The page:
To ensure that routers without support for Destination/Source routing are excluded from path calculation for routes with a non-default source prefix, a separate MTID is used to carry Destination/Source routes. A router MUST NOT participate in a topology with such an MTID unless it implements Destination/Source routing.

There is a distinct Destination/Source Routing MTID for each of the underlying base MT topologies the information applies to. The set of routes propagated towards the forwarding plane is the union of the information in the base topology and the D/S Routing MTID. Incoming connectivity information with a default or non-present source prefix is advertised in the base topology, routes with non-default source prefix are advertised in the D/S Routing MTID.

2.1. Notation

For the purposes of this document, a route from the prefix A to the prefix B (in other words, whose source prefix is A and whose destination prefix is B) is expressed as A->B. A packet with the source address A and the destination address B is similarly described as A->B.

2.2. Dealing with ambiguity

In any routing protocol, there is the possibility of ambiguity. For example, one router might advertise a fairly general prefix - a default route, a discard prefix (which consumes all traffic that is not directed to an instantiated subnet), or simply an aggregated prefix while another router advertises a more specific one. In source/destination routing, potentially ambiguous cases include cases in which the link state database contains two routes A->B' and A'->B, in which A' is a more specific prefix within the prefix A and B' is a more specific prefix within the prefix B. Traditionally, we have dealt with ambiguous destination routes using a "longest match first" rule. If the same datagram matches more than one destination prefix advertised within an area, we follow the route with the longest matching prefix.

With source/destination routes, as noted in [I-D.baker-rtgwg-src-dst-routing-use-cases], we follow a similar but slightly different rule; the FIB lookup MUST yield the route with the longest matching destination prefix that also matches the source prefix constraint. In the event of a tie on the destination prefix, it MUST also match the longest matching source prefix among those options.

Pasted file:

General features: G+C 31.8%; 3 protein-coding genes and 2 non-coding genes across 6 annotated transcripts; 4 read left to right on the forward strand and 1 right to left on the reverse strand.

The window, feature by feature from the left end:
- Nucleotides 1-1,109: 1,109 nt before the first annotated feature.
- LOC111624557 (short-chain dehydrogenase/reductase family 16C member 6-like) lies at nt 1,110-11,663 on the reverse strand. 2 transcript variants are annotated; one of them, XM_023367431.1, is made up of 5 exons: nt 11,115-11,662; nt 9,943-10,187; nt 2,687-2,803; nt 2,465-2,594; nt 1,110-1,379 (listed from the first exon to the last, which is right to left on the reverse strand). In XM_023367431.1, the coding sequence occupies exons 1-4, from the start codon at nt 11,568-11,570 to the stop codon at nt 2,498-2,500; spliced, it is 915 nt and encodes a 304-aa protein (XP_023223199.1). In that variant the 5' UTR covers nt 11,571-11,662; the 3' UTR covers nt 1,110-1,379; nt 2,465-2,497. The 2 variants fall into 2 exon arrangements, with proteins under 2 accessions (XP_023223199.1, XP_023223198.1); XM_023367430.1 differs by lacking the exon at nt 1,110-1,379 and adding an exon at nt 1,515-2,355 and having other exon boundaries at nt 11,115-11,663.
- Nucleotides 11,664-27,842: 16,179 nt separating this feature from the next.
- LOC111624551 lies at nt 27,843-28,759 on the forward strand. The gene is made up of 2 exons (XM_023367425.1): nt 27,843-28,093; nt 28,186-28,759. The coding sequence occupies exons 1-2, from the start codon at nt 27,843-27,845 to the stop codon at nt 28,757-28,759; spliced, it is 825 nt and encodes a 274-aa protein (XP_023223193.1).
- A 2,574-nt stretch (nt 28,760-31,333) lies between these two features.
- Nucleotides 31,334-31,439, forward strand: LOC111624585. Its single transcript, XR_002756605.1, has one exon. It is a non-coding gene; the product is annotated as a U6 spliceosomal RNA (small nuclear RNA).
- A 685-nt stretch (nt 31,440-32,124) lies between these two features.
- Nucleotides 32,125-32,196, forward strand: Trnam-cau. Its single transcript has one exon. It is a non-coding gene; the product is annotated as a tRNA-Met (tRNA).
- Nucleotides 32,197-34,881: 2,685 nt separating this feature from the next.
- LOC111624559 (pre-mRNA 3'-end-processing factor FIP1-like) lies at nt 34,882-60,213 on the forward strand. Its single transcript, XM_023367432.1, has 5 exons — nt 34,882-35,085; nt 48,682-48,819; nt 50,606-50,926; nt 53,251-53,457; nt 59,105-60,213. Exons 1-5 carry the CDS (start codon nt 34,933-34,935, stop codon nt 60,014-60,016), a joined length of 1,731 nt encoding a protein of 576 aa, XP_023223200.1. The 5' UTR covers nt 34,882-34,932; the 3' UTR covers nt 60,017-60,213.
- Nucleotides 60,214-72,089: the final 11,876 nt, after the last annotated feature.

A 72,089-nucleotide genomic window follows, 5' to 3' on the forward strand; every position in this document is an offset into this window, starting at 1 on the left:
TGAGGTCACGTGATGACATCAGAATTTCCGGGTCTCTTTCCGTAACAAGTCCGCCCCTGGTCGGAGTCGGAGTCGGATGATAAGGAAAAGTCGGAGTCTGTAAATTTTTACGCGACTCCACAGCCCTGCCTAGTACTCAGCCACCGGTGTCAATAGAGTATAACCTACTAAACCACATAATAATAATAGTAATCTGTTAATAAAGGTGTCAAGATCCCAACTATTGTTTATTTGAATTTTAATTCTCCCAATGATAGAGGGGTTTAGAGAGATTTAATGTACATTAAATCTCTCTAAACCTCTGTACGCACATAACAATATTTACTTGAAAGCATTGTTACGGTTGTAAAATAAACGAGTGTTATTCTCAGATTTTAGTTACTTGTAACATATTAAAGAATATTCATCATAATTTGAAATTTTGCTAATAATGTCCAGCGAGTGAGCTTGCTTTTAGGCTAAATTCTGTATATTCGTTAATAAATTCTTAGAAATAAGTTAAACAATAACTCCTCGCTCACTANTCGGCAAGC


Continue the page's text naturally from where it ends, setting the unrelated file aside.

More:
An example of the issue is this. Suppose we have two routes:

  1. 2001:db8:1::/48 -> 2001:db8:3:3::/64
  2. 2001:db8:2::/48 -> 2001:db8:3::/48

and a packet

If we require the algorithm to follow the longest destination match without regard to the source, the destination address matches 2001:db8:3:3::/64 (the first route), and the source address doesn't match the constraint of the first route; we therefore have no route. The FIB algorithm, in this example, must therefore match the second route, even though it is not the longest destination match, because it also matches the source address.

2.3. Multi-topology Routing

As outlined in Section 2, this document specifies the use of separate topologies for Multi Topology Routing [RFC5120] to carry Destination/Source routing information. These topologies form pairs with a base topology each as follows:

base               base    D/S
designated usage   MTID    MTID
default topology   0       TBD-MT0
IPv4 management    1       n/a
IPv6 default       2       TBD-MT2
IPv4 multicast     3       n/a
IPv6 multicast     4       n/a
IPv6 management    5       TBD-MT5

Destination/Source Routing MTIDs

The rationale for in-/excluding base MTIDs to provide a D/S MTID for is as follows:

The base (non-MTR) topology in some installations carries all routing information, including IPv6 reachabilities. In such a setup, the topology with MTID TBD-MT0 is used to carry associated D/S reachabilities.
MTIDs 1 and 3:
Topologies with MTID 1 and 3 carry exclusively IPv4 reachabilities. Thus, no IPv6 D/S topology is created to associate with them.
The topology with MTID 2 carries IPv6 reachabilities in common M-ISIS setups. (MTID 0 in such cases carries exclusively IPv4 reachability information.) Associated IPv6 D/S reachabilities MUST be carried in MTID TBD-MT2.
MTID 4, while carrying IPv6 connectivity information, is used for multicast RPF lookups. Since Destination/Source routing is not compatible with multicast RPF lookups, no associated D/S MTID is defined for IS-IS.
An alternate management/administration topology may carry its routing information in MTID 5. Destination/Source routing is applicable to this and MUST use MTID TBD-MT5 to carry associated reachability TLVs.